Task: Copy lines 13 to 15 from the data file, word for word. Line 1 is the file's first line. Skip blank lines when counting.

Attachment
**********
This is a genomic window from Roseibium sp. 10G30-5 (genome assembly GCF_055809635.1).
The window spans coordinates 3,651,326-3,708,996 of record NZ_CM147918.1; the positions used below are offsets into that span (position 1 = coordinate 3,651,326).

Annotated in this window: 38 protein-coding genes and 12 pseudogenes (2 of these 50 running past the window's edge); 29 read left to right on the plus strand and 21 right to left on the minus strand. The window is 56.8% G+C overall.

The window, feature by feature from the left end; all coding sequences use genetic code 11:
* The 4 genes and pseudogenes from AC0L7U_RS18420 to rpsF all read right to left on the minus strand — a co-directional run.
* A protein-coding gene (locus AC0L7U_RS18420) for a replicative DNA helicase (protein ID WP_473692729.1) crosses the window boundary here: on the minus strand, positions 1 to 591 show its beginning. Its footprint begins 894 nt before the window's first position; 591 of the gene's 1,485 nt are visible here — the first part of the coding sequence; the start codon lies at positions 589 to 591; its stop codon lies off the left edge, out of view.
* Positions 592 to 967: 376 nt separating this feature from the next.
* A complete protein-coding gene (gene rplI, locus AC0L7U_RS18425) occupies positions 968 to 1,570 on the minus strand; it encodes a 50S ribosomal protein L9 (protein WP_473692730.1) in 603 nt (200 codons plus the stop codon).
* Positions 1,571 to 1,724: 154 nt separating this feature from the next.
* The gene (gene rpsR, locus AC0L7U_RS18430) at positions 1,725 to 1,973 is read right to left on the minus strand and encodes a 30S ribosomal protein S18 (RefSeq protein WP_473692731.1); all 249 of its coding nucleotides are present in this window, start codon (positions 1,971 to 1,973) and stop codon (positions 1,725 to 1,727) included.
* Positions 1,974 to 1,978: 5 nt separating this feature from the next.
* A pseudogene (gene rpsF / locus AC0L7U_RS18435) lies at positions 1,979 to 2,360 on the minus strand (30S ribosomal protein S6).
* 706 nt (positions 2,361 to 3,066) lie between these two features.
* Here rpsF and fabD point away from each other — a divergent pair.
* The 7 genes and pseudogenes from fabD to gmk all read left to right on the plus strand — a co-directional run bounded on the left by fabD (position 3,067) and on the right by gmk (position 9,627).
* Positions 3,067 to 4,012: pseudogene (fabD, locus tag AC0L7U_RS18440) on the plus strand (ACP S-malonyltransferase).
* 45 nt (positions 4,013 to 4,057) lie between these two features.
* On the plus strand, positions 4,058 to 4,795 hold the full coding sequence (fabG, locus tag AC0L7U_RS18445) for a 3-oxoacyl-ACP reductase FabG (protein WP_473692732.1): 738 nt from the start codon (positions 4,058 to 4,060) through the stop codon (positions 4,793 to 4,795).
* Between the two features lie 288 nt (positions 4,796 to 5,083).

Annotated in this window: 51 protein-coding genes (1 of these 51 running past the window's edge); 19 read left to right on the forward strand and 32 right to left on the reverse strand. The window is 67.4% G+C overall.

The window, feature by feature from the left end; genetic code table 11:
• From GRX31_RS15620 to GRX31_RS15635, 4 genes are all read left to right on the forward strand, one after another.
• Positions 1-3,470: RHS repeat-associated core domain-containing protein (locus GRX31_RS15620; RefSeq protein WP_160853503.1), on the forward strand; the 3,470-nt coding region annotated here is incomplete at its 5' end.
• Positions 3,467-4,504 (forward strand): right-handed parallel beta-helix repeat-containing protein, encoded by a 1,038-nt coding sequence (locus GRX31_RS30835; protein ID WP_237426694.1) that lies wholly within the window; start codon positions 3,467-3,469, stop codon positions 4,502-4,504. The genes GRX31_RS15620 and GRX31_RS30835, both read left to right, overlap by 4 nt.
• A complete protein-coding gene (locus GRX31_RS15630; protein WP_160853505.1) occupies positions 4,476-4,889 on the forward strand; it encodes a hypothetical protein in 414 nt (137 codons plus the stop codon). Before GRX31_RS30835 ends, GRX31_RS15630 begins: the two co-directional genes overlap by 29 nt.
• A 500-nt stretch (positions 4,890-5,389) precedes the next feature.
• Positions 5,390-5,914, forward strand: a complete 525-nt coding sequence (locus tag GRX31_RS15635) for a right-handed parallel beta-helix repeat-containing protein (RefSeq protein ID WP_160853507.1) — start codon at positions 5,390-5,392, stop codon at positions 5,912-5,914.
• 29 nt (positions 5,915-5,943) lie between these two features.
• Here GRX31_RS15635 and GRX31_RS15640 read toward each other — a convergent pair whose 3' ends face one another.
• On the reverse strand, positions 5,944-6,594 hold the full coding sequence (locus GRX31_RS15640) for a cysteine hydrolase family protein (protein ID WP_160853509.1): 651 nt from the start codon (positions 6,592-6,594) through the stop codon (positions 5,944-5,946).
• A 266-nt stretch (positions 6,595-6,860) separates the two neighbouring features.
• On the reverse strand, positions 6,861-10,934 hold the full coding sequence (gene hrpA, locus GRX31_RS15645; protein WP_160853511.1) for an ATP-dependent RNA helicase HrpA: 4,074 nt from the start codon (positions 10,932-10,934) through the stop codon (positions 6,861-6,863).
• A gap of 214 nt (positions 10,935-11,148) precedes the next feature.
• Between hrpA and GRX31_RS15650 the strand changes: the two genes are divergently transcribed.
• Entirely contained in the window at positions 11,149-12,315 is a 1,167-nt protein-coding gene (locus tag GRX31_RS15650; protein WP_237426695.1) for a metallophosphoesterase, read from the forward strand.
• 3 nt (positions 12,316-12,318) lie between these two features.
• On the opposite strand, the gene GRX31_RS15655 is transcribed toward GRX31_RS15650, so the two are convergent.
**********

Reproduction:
* 706 nt (positions 2,361 to 3,066) lie between these two features.
* Here rpsF and fabD point away from each other — a divergent pair.
* The 7 genes and pseudogenes from fabD to gmk all read left to right on the plus strand — a co-directional run bounded on the left by fabD (position 3,067) and on the right by gmk (position 9,627).